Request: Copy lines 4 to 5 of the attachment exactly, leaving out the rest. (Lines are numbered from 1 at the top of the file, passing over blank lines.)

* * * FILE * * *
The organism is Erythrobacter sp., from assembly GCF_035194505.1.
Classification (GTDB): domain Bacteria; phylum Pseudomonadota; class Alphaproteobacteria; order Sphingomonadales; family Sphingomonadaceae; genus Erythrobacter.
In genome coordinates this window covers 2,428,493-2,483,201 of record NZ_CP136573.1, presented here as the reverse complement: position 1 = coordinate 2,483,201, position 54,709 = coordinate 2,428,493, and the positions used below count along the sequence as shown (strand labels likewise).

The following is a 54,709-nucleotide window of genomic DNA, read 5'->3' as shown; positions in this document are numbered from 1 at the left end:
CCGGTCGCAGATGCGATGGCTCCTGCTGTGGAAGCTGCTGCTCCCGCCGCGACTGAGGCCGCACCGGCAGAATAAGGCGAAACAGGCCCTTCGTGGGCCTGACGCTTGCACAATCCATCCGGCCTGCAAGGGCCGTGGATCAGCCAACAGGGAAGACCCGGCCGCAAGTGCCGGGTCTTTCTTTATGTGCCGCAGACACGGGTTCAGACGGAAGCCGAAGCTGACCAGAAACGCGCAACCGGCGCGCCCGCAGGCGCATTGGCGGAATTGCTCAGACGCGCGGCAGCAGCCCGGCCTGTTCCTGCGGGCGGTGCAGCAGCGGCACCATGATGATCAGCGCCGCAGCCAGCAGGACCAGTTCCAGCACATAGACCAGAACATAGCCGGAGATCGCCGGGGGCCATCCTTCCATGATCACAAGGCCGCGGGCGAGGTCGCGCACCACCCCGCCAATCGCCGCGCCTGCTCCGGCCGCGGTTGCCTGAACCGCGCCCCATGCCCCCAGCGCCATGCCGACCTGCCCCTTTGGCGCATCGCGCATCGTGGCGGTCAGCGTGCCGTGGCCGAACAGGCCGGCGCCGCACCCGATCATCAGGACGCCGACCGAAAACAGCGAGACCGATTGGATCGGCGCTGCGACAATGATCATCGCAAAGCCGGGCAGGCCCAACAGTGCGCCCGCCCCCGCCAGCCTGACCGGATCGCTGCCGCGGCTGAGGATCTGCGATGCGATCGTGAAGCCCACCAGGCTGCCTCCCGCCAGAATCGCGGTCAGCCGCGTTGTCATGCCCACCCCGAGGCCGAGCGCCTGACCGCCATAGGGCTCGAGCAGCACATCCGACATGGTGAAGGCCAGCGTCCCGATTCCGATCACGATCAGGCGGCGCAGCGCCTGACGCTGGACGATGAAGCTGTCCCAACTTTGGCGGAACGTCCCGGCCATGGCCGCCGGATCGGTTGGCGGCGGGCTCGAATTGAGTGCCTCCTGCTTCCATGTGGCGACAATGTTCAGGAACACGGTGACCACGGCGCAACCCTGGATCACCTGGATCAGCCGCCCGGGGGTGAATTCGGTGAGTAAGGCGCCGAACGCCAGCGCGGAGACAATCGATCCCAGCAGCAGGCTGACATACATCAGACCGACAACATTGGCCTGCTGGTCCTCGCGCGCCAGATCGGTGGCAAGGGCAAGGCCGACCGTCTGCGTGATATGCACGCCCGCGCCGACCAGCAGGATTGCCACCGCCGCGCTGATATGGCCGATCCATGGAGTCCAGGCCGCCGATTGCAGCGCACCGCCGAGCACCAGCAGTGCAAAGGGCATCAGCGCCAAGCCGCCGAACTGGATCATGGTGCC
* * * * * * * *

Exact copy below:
The following is a 54,709-nucleotide window of genomic DNA, read 5'->3' as shown; positions in this document are numbered from 1 at the left end:
CCGGTCGCAGATGCGATGGCTCCTGCTGTGGAAGCTGCTGCTCCCGCCGCGACTGAGGCCGCACCGGCAGAATAAGGCGAAACAGGCCCTTCGTGGGCCTGACGCTTGCACAATCCATCCGGCCTGCAAGGGCCGTGGATCAGCCAACAGGGAAGACCCGGCCGCAAGTGCCGGGTCTTTCTTTATGTGCCGCAGACACGGGTTCAGACGGAAGCCGAAGCTGACCAGAAACGCGCAACCGGCGCGCCCGCAGGCGCATTGGCGGAATTGCTCAGACGCGCGGCAGCAGCCCGGCCTGTTCCTGCGGGCGGTGCAGCAGCGGCACCATGATGATCAGCGCCGCAGCCAGCAGGACCAGTTCCAGCACATAGACCAGAACATAGCCGGAGATCGCCGGGGGCCATCCTTCCATGATCACAAGGCCGCGGGCGAGGTCGCGCACCACCCCGCCAATCGCCGCGCCTGCTCCGGCCGCGGTTGCCTGAACCGCGCCCCATGCCCCCAGCGCCATGCCGACCTGCCCCTTTGGCGCATCGCGCATCGTGGCGGTCAGCGTGCCGTGGCCGAACAGGCCGGCGCCGCACCCGATCATCAGGACGCCGACCGAAAACAGCGAGACCGATTGGATCGGCGCTGCGACAATGATCATCGCAAAGCCGGGCAGGCCCAACAGTGCGCCCGCCCCCGCCAGCCTGACCGGATCGCTGCCGCGGCTGAGGATCTGCGATGCGATCGTGAAGCCCACCAGGCTGCCTCCCGCCAGAATCGCGGTCAGCCGCGTTGTCATGCCCACCCCGAGGCCGAGCGCCTGACCGCCATAGGGCTCGAGCAGCACATCCGACATGGTGAAGGCCAGCGTCCCGATTCCGATCACGATCAGGCGGCGCAGCGCCTGACGCTGGACGATGAAGCTGTCCCAACTTTGGCGGAACGTCCCGGCCATGGCCGCCGGATCGGTTGGCGGCGGGCTCGAATTGAGTGCCTCCTGCTTCCATGTGGCGACAATGTTCAGGAACACGGTGACCACGGCGCAACCCTGGATCACCTGGATCAGCCGCCCGGGGGTGAATTCGGTGAGTAAGGCGCCGAACGCCAGCGCGGAGACAATCGATCCCAGCAGCAGGCTGACATACATCAGACCGACAACATTGGCCTGCTGGTCCTCGCGCGCCAGATCGGTGGCAAGGGCAAGGCCGACCGTCTGCGTGATATGCACGCCCGCGCCGACCAGCAGGATTGCCACCGCCGCGCTGATATGGCCGATCCATGGAGTCCAGGCCGCCGATTGCAGCGCACCGCCGAGCACCAGCAGTGCAAAGGGCATCAGCGCCAAGCCGCCGAACTGGATCATGGTGCC